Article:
This spring, for the first time since its embrace of a new national roadmap for public school instruction, California’s students will take their first real Common Core tests.
Brace yourself. The results will just be a baseline, but they may not be pretty. That was the message last week from Michael Kirst, president of the state Board of Education, and he is smart to get out in front of that prospect.
Though Common Core is a major upgrade from the way students here have learned for a generation, surprises in other states have made it vulnerable to needless drama and politicization.
Aimed at better preparing kids for 21st century college coursework and career choices, the new standards push critical thinking and analysis over multiple choice and memorization. The idea is to teach kids to explain and defend their ideas, not just regurgitate answers to study guide questions.
That’s a big deal. For decades, education advocates and employers have argued that American students need more rigorous training.
But more rigorous training means more rigorous testing. And in the couple of states that have tried so far to assess kids according to Common Core standards, scores have been sobering.
In New York, the number of “proficient” scores dropped by about 30 percentage points in 2013, its first year of testing. Meanwhile, in Kentucky, pass rates fell from about 80% to less than 50%.
There are asterisks next to those numbers: Neither state used the carefully developed, computerized test that California kids will be taking. Both rushed into high-stakes testing in a way that was much less deliberate and more fraught than the go-slow approach in California.
Neither had the exceptional unity of purpose that this state has fostered, from parents to teachers’ unions to lawmakers to university offices of admission. And the new and old testing methods are apples and oranges; comparing the results is like comparing 3D with a snapshot.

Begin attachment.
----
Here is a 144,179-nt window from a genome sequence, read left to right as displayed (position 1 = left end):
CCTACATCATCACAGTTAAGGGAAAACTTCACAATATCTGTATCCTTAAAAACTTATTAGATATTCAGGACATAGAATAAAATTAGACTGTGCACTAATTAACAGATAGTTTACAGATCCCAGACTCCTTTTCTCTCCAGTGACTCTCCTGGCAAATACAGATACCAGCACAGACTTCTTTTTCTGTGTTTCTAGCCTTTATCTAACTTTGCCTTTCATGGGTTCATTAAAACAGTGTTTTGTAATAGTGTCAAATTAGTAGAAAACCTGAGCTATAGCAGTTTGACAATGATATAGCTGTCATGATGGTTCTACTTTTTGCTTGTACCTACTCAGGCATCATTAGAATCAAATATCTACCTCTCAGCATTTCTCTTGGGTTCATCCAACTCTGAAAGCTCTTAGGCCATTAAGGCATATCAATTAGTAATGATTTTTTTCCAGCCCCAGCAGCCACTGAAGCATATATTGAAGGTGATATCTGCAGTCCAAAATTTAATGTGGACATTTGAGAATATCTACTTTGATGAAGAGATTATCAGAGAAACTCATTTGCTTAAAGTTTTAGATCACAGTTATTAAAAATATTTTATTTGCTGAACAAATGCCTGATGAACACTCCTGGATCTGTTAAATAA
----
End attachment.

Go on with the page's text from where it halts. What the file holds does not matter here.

But few things alarm parents like poor test results, and that drop in numbers, however crude, shed a jarringly different light on schools, teachers and children in those states.
Common Core has been relatively uncontroversial so far here, largely because California, which adopted Common Core in 2010, has resisted efforts to rush it. But here as elsewhere, tea party conspiracy theorists mutter that it will be used for socialist indoctrination, and labor leaders warn that it will be a tool to bust teachers’ unions.
Neither is going to happen. And even the fears of “achievement shock” may turn out to be exaggerated; students here did take a practice test last year, just to test the equipment.
But Kirst, a political veteran, knows it can’t hurt to manage expectations. So he minced no words when he told The Sacramento Bee’s editorial board that when elementary, middle school and 11th grade students take the new Smarter Balanced assessment later this year, “the initial results will be shocking.”
Message received. And now, forewarned should be forearmed.
We get that Common Core is a heavier lift in California than in nearly any state in the nation. More than 6.2 million children are being taught here by some 280,000 teachers in about 1,000 school districts. Two-thirds of those kids are poor, in the foster-care system or unable to speak English fluently. That percentage is even higher in some districts, Fresno Unified among them.
So far, only about a third of our teachers have been trained in the new standards, with Common Core math teachers particularly hard to come by. Despite floods of state money — K-12 education soaks up about 40% of the state budget — California’s education spending per pupil ranks near the bottom.
So it won’t come as a surprise if it turns out this spring that we all have massive room for improvement. What will be a failure is if those scores don’t rise.
Hundreds of millions, if not billions, of state and foundation dollars have been made available to facilitate Common Core, and some great development programs are underway at UC Davis, Stanford and elsewhere. School districts should use that new money to get all teachers fully trained, and quickly.
The math teacher shortage should be addressed, too. Though the state cut some popular incentives during the worst of the recession, nothing in the law says that districts can’t offer math teachers more money.
And teachers who can’t or won’t rise to the new standards must be managed out; students have to come before adults.
Kirst estimates it will take five years before we will be able to fairly assess Common Core, but the test of our commitment to our kids begins now.
Ready, California? Start the clock.